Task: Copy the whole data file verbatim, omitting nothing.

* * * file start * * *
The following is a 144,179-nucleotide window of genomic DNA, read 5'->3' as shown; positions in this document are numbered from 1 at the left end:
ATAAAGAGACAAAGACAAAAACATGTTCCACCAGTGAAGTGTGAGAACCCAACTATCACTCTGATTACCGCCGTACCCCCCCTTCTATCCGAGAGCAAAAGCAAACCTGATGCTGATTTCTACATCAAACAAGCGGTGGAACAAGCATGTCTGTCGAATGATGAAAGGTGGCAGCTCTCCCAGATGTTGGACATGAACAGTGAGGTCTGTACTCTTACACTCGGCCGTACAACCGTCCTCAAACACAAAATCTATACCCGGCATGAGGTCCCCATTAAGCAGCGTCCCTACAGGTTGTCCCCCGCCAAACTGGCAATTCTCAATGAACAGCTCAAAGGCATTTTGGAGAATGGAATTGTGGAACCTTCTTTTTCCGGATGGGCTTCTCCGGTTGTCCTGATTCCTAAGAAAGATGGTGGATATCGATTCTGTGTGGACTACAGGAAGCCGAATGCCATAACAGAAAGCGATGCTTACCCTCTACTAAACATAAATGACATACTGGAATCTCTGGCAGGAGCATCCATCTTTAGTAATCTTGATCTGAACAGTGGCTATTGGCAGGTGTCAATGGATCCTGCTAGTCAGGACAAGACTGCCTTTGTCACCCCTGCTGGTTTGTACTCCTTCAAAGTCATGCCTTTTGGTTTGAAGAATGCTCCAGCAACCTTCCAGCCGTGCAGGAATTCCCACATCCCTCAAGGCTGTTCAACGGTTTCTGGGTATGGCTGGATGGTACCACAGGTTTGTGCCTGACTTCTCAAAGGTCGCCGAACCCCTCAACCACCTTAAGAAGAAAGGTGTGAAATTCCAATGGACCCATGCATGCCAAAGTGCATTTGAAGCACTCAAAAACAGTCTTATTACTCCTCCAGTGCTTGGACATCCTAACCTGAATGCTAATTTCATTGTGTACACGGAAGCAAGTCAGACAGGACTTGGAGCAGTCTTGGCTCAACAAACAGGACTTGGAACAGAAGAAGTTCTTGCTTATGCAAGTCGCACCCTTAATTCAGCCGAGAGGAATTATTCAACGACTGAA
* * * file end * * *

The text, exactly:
The following is a 144,179-nucleotide window of genomic DNA, read 5'->3' as shown; positions in this document are numbered from 1 at the left end:
ATAAAGAGACAAAGACAAAAACATGTTCCACCAGTGAAGTGTGAGAACCCAACTATCACTCTGATTACCGCCGTACCCCCCCTTCTATCCGAGAGCAAAAGCAAACCTGATGCTGATTTCTACATCAAACAAGCGGTGGAACAAGCATGTCTGTCGAATGATGAAAGGTGGCAGCTCTCCCAGATGTTGGACATGAACAGTGAGGTCTGTACTCTTACACTCGGCCGTACAACCGTCCTCAAACACAAAATCTATACCCGGCATGAGGTCCCCATTAAGCAGCGTCCCTACAGGTTGTCCCCCGCCAAACTGGCAATTCTCAATGAACAGCTCAAAGGCATTTTGGAGAATGGAATTGTGGAACCTTCTTTTTCCGGATGGGCTTCTCCGGTTGTCCTGATTCCTAAGAAAGATGGTGGATATCGATTCTGTGTGGACTACAGGAAGCCGAATGCCATAACAGAAAGCGATGCTTACCCTCTACTAAACATAAATGACATACTGGAATCTCTGGCAGGAGCATCCATCTTTAGTAATCTTGATCTGAACAGTGGCTATTGGCAGGTGTCAATGGATCCTGCTAGTCAGGACAAGACTGCCTTTGTCACCCCTGCTGGTTTGTACTCCTTCAAAGTCATGCCTTTTGGTTTGAAGAATGCTCCAGCAACCTTCCAGCCGTGCAGGAATTCCCACATCCCTCAAGGCTGTTCAACGGTTTCTGGGTATGGCTGGATGGTACCACAGGTTTGTGCCTGACTTCTCAAAGGTCGCCGAACCCCTCAACCACCTTAAGAAGAAAGGTGTGAAATTCCAATGGACCCATGCATGCCAAAGTGCATTTGAAGCACTCAAAAACAGTCTTATTACTCCTCCAGTGCTTGGACATCCTAACCTGAATGCTAATTTCATTGTGTACACGGAAGCAAGTCAGACAGGACTTGGAGCAGTCTTGGCTCAACAAACAGGACTTGGAACAGAAGAAGTTCTTGCTTATGCAAGTCGCACCCTTAATTCAGCCGAGAGGAATTATTCAACGACTGAA